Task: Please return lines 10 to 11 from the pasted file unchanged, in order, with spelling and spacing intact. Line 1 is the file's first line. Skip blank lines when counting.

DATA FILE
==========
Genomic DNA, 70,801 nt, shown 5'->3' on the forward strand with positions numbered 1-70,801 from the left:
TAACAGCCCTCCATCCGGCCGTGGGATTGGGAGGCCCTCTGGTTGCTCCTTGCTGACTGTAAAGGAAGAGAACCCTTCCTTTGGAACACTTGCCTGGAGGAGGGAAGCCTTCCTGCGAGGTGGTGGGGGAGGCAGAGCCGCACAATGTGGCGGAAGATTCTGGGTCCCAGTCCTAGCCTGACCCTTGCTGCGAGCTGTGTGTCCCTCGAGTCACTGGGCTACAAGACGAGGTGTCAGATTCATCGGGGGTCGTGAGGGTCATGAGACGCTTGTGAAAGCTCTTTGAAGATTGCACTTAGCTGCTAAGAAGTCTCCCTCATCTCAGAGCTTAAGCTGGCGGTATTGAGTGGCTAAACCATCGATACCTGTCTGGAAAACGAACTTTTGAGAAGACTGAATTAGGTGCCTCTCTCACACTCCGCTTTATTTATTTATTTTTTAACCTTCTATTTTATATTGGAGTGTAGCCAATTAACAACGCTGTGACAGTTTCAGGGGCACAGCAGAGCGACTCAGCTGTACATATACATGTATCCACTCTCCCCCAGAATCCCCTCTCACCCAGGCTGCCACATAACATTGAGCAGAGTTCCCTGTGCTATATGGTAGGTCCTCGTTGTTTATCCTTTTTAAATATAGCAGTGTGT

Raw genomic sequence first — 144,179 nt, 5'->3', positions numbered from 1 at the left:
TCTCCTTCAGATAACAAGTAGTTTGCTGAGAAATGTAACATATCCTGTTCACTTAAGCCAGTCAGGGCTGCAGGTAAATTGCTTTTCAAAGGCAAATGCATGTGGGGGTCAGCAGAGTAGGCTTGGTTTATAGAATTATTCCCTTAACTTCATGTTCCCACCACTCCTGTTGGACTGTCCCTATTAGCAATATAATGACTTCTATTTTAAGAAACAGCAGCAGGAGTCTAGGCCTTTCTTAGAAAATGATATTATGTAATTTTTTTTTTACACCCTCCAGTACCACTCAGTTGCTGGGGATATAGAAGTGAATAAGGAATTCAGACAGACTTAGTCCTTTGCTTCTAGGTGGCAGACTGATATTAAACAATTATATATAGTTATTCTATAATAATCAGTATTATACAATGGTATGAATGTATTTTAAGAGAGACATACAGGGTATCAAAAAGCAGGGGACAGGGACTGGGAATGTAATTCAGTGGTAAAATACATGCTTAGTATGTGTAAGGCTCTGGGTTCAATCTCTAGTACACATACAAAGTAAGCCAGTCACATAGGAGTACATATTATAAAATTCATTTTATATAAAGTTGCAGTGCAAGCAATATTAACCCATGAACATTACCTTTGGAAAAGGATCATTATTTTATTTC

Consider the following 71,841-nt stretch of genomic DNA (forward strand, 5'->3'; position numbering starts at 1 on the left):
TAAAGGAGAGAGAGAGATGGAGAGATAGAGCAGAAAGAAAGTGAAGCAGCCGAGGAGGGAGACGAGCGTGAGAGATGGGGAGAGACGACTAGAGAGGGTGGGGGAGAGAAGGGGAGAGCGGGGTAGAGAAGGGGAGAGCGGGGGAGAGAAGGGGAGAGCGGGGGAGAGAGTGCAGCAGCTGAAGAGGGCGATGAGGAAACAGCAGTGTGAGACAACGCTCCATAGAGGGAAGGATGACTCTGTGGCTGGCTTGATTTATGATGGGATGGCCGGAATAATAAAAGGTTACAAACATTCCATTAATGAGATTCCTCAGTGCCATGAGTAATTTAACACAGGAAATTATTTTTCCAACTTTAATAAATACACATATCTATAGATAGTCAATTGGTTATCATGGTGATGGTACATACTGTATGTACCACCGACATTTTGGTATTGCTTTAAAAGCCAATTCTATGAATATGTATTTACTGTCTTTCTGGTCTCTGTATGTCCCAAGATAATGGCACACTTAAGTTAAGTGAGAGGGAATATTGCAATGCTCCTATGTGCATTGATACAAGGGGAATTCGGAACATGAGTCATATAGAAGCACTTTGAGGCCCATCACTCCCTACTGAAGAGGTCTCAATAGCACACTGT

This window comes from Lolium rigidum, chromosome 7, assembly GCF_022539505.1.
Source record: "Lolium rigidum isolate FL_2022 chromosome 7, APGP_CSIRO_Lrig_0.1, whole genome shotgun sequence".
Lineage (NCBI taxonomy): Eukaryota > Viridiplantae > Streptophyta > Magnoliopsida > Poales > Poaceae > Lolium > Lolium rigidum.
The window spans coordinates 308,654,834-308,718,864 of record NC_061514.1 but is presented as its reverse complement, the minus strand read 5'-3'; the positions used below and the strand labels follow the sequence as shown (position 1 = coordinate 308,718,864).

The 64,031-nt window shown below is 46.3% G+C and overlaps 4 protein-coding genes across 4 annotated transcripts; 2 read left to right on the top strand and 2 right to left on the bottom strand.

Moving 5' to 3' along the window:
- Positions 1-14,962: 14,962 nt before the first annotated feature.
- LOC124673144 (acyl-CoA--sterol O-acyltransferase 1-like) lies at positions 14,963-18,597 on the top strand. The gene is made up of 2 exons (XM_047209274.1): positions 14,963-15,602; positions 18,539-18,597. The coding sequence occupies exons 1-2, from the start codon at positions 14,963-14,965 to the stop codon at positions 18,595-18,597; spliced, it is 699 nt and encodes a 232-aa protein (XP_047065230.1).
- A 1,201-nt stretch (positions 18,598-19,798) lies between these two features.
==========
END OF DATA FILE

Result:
The window spans coordinates 308,654,834-308,718,864 of record NC_061514.1 but is presented as its reverse complement, the minus strand read 5'-3'; the positions used below and the strand labels follow the sequence as shown (position 1 = coordinate 308,718,864).

The 64,031-nt window shown below is 46.3% G+C and overlaps 4 protein-coding genes across 4 annotated transcripts; 2 read left to right on the top strand and 2 right to left on the bottom strand.